I think Gennaro covered, this, I'll give a layman's explanation.
In spacetime there are four general dimensions, three of space and one
of time. Why is it that other dimensioned qualities seem to be rarely
considered as part of spacetime? For example, why isn't speed part of
spacetime, forming a five-dimension spacetime-speed manifold? Objects
in spacetime change inertial reference frames much like they change
position on any axis.
Lets say you have a 3 body solar system, deep in empty space so effectively, the 3 bodies affect each other, but aren't affected by anything else. Essentially, for our calculations, 3 objects in empty space.
With those 3 objects, you have a center of mass which doesn't change, but all 3 objects orbit around each other.
Lets say you want to calculate the future locations of the 3 objects, in relation to each other. This is an example of the 3-body problem or n-body problem. Mathematically it's very complicated. In fact, I think the 3 body problem remains unsolved, but lets ignore the mathematical complexity for now.
With 3 bodies, each gravitationally affecting the other 2, you need the following information to begin to work out the calculations. Mass of each object, location of each object, Velocity and direction of each object (and direction in 3 dimensional space requires 3 variables). So in a loose sense you're correct. To get all the information about an object, 3 spacial dimensions and 1 time dimension doesn't tell you any information other than where and when. So, in terms of information, velocity is an additional independent variable of information, which is different than a dimension, but direction of movement, together with velocity is actually 3 new variables)
So, for 1 body in a 3 body problem, you need to know location (X, Y, Z), time (T) and vector direction at that point in time (Vx, Vy, Vz) (the velocity in each direction combine to give you the total velocity, but to accurately calculate, you actually need 3 variables for velocity & direction).
For an object in space, calculating the 3 body problem, you need 6 piece of information (X, Y, Z, Vx, Vy and Vx), at a specific time, and you need to know mass, to calculate gravitational effect on each other.
These aren't spacial dimensions. An object can only be in one place (3 dimensions) at one time (4th dimension), ignoring quantum behavior, ofcourse, where a particle can be in 2 places at once).
But in terms of solving the problem and figuring out where each object will be at a certain time in the future, you need more information than 3 spacial dimensions and time. But at any point in time, an object can only be somewhere in the 4 spacial dimensions. Velocity is irrelevant to location at a specific time. It's necessary to calculate where it will be at a later time.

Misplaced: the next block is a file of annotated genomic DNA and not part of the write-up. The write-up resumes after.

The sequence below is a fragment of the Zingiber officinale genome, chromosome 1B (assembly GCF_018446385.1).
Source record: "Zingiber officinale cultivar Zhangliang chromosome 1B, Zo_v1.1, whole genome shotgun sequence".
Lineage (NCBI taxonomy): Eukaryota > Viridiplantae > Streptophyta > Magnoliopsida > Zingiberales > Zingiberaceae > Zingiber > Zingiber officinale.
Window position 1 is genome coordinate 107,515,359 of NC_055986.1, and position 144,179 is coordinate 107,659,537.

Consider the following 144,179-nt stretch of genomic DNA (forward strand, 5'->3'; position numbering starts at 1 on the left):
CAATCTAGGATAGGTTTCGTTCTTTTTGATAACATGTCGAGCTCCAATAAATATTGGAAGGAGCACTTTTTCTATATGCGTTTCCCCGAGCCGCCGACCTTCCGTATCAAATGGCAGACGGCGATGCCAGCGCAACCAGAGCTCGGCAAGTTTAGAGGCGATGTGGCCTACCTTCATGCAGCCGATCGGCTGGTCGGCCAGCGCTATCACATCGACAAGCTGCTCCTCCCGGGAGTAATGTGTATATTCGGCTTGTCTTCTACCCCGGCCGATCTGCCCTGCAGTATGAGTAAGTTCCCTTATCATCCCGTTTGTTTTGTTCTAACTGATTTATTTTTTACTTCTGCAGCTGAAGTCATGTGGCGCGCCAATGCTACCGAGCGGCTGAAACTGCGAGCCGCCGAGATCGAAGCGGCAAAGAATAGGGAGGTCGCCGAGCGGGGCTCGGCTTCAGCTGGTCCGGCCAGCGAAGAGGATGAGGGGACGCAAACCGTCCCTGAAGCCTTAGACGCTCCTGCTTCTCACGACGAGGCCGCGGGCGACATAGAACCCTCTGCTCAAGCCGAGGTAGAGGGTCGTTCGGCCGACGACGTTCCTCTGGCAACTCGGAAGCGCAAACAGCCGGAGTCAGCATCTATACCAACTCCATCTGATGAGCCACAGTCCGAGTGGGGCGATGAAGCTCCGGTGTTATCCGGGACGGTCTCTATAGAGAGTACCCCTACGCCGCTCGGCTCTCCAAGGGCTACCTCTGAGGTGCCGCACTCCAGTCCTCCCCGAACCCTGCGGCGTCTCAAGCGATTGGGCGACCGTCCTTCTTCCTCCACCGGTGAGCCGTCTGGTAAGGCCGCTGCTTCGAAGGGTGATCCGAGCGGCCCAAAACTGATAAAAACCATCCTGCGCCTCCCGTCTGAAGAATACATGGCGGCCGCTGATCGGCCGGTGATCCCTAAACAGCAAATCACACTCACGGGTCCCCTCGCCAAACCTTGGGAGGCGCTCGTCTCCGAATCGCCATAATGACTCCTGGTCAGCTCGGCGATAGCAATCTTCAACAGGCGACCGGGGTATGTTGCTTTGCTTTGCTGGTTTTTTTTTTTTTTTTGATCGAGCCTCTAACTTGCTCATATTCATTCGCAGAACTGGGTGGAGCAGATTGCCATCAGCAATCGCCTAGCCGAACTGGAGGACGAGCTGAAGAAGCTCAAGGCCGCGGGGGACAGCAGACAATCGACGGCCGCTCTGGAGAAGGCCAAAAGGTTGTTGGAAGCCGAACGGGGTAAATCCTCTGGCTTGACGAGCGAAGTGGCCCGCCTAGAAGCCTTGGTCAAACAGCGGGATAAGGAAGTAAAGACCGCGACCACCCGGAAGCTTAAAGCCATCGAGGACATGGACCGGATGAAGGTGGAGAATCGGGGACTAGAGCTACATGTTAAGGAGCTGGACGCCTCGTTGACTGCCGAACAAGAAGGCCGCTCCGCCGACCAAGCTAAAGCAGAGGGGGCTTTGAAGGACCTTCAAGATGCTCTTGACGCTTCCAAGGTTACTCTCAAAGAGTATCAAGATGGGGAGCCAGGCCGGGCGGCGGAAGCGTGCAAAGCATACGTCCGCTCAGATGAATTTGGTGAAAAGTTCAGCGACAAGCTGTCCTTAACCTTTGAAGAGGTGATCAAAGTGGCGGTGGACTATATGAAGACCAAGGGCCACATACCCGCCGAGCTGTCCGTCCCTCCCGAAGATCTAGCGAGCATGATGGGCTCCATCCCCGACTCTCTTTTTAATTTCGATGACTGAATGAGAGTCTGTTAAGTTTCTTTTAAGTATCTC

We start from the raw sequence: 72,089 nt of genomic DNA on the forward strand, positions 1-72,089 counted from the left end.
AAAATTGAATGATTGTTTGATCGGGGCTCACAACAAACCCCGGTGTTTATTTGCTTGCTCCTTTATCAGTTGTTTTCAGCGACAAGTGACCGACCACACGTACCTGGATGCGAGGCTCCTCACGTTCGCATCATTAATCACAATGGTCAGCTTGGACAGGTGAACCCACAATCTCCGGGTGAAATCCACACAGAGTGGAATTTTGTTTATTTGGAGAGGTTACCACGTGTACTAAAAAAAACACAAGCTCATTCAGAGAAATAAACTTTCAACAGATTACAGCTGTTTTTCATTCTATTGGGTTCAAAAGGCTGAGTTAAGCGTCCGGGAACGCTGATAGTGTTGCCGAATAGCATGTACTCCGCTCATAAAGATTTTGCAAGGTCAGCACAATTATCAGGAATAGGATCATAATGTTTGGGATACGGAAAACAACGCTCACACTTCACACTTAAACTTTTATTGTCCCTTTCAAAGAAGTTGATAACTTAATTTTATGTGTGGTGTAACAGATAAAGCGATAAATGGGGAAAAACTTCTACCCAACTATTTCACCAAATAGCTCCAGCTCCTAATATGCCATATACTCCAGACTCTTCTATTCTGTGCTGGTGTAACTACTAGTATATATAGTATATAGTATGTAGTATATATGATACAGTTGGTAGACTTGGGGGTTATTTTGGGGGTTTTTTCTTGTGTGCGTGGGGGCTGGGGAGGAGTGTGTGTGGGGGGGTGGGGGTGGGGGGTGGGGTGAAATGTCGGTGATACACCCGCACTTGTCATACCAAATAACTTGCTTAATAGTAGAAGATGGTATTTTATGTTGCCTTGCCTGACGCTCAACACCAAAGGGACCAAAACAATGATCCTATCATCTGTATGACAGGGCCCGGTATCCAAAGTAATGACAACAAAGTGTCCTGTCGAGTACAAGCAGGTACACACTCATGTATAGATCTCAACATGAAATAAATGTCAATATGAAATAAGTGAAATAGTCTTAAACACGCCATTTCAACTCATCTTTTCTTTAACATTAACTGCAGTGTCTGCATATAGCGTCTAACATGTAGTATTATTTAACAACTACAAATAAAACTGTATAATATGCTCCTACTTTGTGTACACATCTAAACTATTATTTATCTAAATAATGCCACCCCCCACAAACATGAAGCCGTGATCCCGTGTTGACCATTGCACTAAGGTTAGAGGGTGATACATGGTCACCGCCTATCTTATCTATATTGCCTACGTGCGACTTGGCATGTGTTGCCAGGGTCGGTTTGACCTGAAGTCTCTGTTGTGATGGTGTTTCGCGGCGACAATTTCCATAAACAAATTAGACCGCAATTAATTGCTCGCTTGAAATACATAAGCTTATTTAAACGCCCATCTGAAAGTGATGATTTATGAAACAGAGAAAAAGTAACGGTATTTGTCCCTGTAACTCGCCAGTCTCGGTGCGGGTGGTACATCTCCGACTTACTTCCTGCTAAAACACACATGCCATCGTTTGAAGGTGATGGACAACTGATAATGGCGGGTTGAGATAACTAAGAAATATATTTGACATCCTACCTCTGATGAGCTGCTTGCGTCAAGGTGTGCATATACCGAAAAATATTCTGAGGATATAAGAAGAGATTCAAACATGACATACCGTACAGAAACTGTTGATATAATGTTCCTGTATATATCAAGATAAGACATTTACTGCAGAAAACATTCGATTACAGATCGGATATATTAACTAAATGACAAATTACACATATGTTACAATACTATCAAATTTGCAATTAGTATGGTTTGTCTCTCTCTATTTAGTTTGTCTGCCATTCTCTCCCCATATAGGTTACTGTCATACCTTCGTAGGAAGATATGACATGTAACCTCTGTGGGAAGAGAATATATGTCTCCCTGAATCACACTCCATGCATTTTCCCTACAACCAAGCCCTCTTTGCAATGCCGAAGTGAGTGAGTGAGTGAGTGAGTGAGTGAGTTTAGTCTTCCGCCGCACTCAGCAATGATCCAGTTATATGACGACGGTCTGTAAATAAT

Forgive me if my words are clumsy, I don't think I'm explaining this very well.
A moving object also appears distorted and reminds me of the distorted
appearance of hypercubes when viewed from a lower number of
This is very different. If you could actually see a 3 D slice of a rotating tesseract, you'd see a 3 dimensional object that didn't make any sense. It would have straight edges and clean corners but as it turned, you'd see an object that kept changing shape.
A moving object doesn't behave that way at all. At very high speed relative to you, objects will blue or red-shift, and you can see the far side of objects as light curves in around. Objects can look stretched and warped at very high speed, but this is completely different than the weirdness that a theoretical 4 d object would look like. A 4 D object would appear to be an object that can change it's shape without any apparent active force.
I wouldn't think there's a rule against having a spacetime metric with
composite dimensions added.
Mathematically, additional information can add dimensions to a numerical model (Kind of covered that above), but that's different than adding a dimension to space-time.
Hope that helps. I might try to clean this up later.
Edit - Space time is the model:
Space-time is a model, but it's not the model I was talking about. In fact, the way this question is asked, I think Newtonian space or 4D space time isn't relelvant to the question. 3 dimensions of space and 1 of time, works in Newtonian Physics.
What I was going for, which maybe an example will help. Something I remember from Grad School. One of the more fun teachers I had, mentioned a technique that Lagrange (I think it was Lagrange), used to try to solve the 3 body problem. Each of the 3 bodies has a location relative to the center of the 3 bodies, and 3 vector directions, and from there, you can calculate the gravitational force each of the bodies has on the other 2. I think the way my teacher explained it was that each object has an X, Y and Z location, an X, Y and Z velocity and an X, Y and Z force acting upon it by the other 2 objects gravitational pull.
Lagrange, played with looking at the 3 body problem as a 27 dimensional space (Mathematical construct 9 bits of information per object) and the solution, I think he worked it down to a 13 dimensional object within that 27 dimensional space.
All I meant was that using mathematical models, you can work mathematics in multiple dimensions, but that doesn't add a dimension to 3D space. That's probably a confusing way to look at it and I could have said it simpler.
For example, what I probably should have said: in space, Newtonian or Einsteinian, you need 3 bits of information for location and, while less obvious, you also need 3 bits of information for velocity. That's a property of 3D space. Each 3 bits of information correspond to the same 3 dimensions. That's really all I meant to say.